49

I can see there are two different ways to import:

import React from 'react'
import { render } from 'react-dom'

The second one has brackets. What is the difference between the two? And when should I add brackets?

3

5 Answers 5

79

Well, the difference between whether you should import your components within brackets or without it lies in the way you export it.

There are two types of exports

  1. Default Export
  2. Named Export

A component can have one default export and zero or more named exports.

If a component is a default export then you need to import it without brackets.

E.g.,

export default App;

The import it as

import App from './path/to/App';

A named export could be like

export const A = 25;

or

export {MyComponent};

Then you can import it as

import {A} from './path/to/A';

or

import {A as SomeName} from './path/to/A';

If your component has one default export and few named exports, you can even mix them together while importing

import App, {A as SomeName} from './path/to/file';

Similarly in case of react and react-dom, React and ReactDOM are default exports respectively whereas, for instance Component is a named export in react and render is a named export in react-dom. That's the reason you can either do

import ReactDOM from 'react-dom';

and then use

ReactDOM.render()

or use it like mentioned in your question.

2
  • this answer seems very definitive... one default export plus multiple named exports (allowed per script file)... and then to import default export: no braces, import named export: has to use braces. Is one of the official reference developer.mozilla.org/en-US/docs/Web/JavaScript/Reference/… ? (part of the ES6 standard) Apr 5, 2017 at 15:10
  • 3
    But why is it made this distinction between default and named :)?
    – Enrico
    Aug 16, 2018 at 18:57
7

First of all, a big thank you to all the other answers.

Here is a summary of all the above, in one answer.

Context with examples

import React from 'react';          // Importing without braces
import { render } from 'react-dom'; // Importing with braces

To be able to understand import, it's important to firstly understand export and its types.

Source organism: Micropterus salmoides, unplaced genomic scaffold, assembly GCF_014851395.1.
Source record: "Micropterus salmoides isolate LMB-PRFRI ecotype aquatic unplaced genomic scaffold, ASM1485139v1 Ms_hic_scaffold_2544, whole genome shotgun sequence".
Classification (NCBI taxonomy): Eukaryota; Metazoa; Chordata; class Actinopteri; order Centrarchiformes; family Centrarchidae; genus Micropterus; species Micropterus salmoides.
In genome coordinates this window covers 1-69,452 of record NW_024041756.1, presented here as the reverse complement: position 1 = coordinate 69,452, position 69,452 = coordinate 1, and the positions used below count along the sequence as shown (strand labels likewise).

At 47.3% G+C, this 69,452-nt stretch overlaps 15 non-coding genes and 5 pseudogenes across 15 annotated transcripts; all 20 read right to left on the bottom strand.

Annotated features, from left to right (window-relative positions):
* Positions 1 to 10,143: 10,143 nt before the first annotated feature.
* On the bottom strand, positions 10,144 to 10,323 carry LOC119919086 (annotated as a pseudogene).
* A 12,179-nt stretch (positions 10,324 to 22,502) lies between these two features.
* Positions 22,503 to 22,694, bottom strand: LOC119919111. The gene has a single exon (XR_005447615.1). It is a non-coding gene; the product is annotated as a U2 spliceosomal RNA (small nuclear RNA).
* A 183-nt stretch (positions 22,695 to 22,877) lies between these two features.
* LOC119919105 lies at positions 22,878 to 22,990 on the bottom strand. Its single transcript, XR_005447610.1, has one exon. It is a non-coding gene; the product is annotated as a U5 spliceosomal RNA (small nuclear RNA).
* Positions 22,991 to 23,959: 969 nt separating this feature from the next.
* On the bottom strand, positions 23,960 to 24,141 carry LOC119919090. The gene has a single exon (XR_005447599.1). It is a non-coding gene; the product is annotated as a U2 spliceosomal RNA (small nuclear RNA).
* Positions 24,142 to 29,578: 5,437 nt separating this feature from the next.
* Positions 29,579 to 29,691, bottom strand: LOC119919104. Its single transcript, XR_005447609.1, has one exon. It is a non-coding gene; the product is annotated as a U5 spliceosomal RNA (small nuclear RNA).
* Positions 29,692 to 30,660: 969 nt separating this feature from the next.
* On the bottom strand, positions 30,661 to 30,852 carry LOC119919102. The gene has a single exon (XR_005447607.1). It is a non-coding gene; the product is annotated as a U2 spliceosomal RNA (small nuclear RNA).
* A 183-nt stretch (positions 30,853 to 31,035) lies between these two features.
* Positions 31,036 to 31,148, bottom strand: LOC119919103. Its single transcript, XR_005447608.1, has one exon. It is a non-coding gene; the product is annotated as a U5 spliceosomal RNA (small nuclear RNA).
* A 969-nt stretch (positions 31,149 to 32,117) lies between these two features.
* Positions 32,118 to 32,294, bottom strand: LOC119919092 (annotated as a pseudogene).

Types of exports

There are mainly two types of exports, 'default' and 'named'. Whether to use braces or not, depends entirely on which type of exported variable is being imported.

So, the short answer is that variables exported as default, do not need braces, but named variables do need to be imported with braces.

Now, let's look at some practical examples of how to import and export both types.

Default: How to export and import

  • exporting
// Module1.js
export default App;

// Module2.js
export default myVariable;

// Module3.js
export default myFunction;

// Please note that there can only be one default export per module!
  • importing
import App from './Module1'
import AppRenamed from './Module1'

import myVariable from, './Module2'
import myFunction from './Module3'

// Please note that default modules can be renamed when importing
// ... and they will still work!

Named: How to export and import

  • exporting
export const A = 42
export const myA = 43
export const Something = 44

export { cube, foo, graph };

// Note how there can be several named exports per module
// exported in groups or individually
  • importing
import { A, myA } from './my-module.js';
import { Something as aRenamedVar } from './my-module.js';
import { cube } from './my-module.js';
import { foo, graph } from './my-module.js';

// Likewise, named exports can be imported in groups or individually

Other notes

  • let's revisit the very first example we saw above
import React from 'react'
import { render } from 'react-dom'
  • please note that although, React doesn't use braces, and render does, render is actually a part of react-dom.
  • therefore it is also possible to import the entire default react-dom without braces and then use render
import React from 'react'
import ReactDOM from 'react-dom'

ReactDOM.render()
3

Consider primitives.js,

export default (a, b) => a + b;
export const sub = (a, b) => a - b;
export const sqr = a => a**2;

It can be imported like this,

import sum, { sub, sqr } from './primitives';

In this case, sum is called a "Default Export" and a module may contain a single "Default Export" only.

sub and sqr are called "Named Export" and a module may contain multiple named exports.

3

Curly braces are used to import single(specific) property, whereas the word without braces is import entire object form that file.

For example,

import React, { Component } from 'react';

Here the word React represents to import entire object from the file 'react'.

{Component} means we specify to import the particular property from the file.

0

There isn't any need to add brackets if you are exporting as default. You can have only default in the module.

Case 1:

export default function(num1, num2) {
    return num1 + num2; }

Case 2:

function sum(num1, num2) {
    return num1 + num2; }

export { sum as default };

Case 3:

function sum(num1, num2) {
    return num1 + num2; }

export default sum;

You can import the default

import sum from "./test.js";

console.log(sum(1, 2));

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